Word of the DayWednesday, February 12, 2003
\WAY-lay\ , transitive verb;
To lie in wait for and attack from ambush.
To approach or stop (someone) unexpectedly.
When his mother praised certain well-behaved and neatly dressed boys in the village, Jung was filled with hate for them, and would waylay and beat them up.
-- Frank McLynn, Carl Gustav Jung
He returned to her night after night, until his brother, Frank, waylaid him one evening outside Harriet's cabin and beat him bloody.
-- Lynne Olson, Freedom's Daughters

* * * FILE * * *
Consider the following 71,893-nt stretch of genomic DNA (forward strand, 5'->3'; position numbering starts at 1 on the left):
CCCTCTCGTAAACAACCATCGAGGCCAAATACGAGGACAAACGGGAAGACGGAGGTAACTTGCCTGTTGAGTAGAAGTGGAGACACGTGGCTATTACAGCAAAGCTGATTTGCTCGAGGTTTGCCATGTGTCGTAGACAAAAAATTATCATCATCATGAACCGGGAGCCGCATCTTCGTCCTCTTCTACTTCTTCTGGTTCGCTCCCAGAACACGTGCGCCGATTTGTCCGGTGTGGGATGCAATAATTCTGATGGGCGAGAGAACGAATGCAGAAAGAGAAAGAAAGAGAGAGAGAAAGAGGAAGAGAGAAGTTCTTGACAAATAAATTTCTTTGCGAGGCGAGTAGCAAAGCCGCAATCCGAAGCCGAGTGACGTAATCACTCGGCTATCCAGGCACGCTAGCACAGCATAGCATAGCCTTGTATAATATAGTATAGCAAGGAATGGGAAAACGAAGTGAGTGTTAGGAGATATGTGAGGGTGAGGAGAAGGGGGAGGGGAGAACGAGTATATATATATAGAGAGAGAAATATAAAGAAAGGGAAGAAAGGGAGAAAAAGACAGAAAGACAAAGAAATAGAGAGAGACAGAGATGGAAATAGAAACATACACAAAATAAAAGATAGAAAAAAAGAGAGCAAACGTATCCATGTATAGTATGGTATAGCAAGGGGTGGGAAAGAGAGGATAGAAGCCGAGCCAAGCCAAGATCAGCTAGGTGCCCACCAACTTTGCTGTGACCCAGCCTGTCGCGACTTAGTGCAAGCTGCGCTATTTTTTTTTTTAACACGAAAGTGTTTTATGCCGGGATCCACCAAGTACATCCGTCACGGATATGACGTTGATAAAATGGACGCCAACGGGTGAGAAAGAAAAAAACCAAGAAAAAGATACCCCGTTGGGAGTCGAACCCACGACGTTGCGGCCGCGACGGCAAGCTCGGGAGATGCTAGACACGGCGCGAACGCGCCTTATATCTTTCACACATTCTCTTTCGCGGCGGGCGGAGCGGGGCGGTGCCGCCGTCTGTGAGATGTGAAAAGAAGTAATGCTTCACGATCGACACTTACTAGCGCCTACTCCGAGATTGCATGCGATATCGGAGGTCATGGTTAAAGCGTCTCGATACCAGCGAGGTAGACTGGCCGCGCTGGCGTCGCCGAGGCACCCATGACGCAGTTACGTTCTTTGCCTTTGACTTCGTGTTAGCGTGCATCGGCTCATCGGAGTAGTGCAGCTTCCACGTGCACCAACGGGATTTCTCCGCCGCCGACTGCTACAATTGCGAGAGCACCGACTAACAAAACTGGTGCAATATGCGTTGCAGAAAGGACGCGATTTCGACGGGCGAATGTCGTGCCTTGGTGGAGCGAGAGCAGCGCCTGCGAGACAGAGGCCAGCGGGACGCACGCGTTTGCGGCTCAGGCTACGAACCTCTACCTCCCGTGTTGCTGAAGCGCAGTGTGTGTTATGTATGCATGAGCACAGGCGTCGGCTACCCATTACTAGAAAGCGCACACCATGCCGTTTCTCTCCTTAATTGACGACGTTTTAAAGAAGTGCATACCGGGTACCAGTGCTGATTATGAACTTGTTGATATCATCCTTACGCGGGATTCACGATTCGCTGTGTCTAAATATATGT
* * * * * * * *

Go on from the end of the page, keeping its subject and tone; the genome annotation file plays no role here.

Furious and humiliated, the boy waylaid Martha after school.
-- Julian Barnes, England, England
The women, who hold wicker baskets filled with flowers and incense, are out to waylay tourists and to entice them into buying the blooms and scents.
-- Jacob Heilbrunn, "Mao More Than Ever", New Republic, April 21, 1997
Waylay comes from way (from Old English weg) + lay (from Old English lecgan).
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